When most people think about the subject of “Public Space” they will often immediately think of parks and public squares.  The recent debate about and subsequent renovation of Queen Anne Sqaure, shows how much attention and passion is wrapped up into theses places.  Parks like Touro Park, Queen Anne Square and Washington Sqaure serve as visual punctuation to the buildings which form the street wall and main body of the city.  But what about the streets and sidewalks? More

Washington Square

Washington Square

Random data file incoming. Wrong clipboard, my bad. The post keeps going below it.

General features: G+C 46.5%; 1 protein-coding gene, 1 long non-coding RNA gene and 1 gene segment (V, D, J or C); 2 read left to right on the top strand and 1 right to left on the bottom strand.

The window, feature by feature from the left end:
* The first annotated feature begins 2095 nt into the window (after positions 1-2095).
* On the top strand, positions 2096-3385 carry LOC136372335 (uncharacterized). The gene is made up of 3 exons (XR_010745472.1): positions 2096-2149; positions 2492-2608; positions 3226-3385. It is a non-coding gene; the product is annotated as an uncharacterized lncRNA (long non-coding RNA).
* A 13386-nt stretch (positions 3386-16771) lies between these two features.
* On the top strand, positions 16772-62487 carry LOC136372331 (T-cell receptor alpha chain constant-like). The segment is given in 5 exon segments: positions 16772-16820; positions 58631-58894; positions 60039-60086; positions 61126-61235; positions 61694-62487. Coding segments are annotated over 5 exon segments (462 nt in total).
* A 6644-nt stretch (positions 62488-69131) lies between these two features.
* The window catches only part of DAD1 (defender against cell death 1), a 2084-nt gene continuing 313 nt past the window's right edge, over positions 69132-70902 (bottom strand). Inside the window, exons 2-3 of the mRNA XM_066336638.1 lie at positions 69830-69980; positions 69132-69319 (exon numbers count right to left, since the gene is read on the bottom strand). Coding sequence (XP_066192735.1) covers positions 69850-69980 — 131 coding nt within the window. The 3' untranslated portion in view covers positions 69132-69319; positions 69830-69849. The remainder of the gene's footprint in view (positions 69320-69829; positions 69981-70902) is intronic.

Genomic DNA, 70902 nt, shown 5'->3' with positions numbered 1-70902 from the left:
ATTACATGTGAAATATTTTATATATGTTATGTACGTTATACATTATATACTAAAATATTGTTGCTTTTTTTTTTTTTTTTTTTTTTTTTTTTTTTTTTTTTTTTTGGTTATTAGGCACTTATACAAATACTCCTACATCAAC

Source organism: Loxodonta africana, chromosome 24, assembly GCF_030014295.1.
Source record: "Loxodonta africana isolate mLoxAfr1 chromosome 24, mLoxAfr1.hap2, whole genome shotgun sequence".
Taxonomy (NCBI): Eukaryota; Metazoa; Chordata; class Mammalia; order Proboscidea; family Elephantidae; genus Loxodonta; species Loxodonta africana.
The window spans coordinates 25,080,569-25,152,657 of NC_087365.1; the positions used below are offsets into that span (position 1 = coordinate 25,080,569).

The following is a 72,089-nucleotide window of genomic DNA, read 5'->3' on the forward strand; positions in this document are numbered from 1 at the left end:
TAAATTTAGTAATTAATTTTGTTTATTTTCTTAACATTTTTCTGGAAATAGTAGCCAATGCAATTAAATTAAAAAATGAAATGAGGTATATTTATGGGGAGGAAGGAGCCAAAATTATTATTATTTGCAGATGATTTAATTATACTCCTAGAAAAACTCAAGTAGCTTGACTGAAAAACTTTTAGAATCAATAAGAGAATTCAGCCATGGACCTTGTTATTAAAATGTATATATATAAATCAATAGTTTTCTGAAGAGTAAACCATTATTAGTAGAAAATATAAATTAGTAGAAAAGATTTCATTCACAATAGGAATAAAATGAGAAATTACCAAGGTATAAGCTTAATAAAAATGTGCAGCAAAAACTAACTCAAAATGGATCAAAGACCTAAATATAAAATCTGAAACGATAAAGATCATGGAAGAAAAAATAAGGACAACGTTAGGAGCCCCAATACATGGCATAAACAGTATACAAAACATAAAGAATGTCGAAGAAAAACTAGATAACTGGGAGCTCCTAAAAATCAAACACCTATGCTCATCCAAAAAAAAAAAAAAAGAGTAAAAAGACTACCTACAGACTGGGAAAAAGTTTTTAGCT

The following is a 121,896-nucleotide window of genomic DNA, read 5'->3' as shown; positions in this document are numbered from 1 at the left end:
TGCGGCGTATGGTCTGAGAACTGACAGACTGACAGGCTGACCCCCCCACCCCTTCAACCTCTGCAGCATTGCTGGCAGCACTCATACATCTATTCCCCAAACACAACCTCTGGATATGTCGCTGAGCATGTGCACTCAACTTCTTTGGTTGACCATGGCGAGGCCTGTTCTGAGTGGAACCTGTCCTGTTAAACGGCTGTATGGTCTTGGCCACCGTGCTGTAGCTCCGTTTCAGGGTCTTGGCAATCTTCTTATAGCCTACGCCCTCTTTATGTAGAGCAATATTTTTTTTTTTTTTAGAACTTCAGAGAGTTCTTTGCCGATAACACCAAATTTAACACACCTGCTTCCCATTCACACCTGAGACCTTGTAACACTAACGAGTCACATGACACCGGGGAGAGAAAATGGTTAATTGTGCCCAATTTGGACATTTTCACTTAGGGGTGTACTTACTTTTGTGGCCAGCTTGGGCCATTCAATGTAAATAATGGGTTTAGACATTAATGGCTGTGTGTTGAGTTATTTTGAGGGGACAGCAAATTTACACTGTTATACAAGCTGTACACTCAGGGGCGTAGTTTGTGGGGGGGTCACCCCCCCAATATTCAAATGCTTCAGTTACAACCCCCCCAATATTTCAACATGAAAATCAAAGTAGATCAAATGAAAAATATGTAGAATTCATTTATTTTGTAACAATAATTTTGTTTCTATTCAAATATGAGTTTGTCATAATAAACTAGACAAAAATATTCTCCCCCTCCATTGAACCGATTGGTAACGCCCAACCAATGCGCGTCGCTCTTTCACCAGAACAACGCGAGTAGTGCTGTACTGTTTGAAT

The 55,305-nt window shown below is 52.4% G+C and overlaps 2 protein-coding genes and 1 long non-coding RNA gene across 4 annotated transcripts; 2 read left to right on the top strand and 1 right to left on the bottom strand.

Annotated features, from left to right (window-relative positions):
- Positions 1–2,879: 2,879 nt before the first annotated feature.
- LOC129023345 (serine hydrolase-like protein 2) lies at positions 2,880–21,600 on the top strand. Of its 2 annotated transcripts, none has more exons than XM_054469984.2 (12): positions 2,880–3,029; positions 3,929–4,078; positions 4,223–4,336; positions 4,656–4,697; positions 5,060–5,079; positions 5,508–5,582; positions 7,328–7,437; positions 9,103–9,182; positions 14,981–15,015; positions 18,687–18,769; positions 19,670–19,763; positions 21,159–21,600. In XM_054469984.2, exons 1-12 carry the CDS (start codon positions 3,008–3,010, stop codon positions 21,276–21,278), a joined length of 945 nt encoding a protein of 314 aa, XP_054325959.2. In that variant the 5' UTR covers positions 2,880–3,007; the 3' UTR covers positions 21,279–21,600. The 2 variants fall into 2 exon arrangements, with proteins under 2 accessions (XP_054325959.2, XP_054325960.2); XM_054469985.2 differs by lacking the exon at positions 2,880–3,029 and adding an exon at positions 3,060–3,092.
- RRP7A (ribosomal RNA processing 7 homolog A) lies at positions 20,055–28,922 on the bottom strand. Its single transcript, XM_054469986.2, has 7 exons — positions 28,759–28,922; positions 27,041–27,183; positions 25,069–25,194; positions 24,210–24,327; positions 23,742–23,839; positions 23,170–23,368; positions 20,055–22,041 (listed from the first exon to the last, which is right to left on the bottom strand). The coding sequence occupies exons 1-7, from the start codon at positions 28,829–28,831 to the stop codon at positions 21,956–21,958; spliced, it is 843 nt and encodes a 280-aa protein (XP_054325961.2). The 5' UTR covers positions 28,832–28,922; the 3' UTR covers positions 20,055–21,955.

Newport has been many things over its lifetime: a Gilded Age resort, a post World War II Navy town, and today, an important destination for historic tourism. But at one time Newport was a small colonial village that was made prosperous by its excellent harbor and access to shipping and trade. At the heart of this colonial community were LongWharf, which represented the mercantile spine of the city, and Washington Square, which has the community’s civic hub.  Some of the most important Colonial-era buildings still exist Around Washington Square. These include Richard Munday’s Colony House (1739), which served as the part-time home of the Rhode Island legislature until the beginning of the 20th century, and Peter Harrison’s Brick Market (1772), which was the place that traders and seamen brought their goods to be sold and traded. More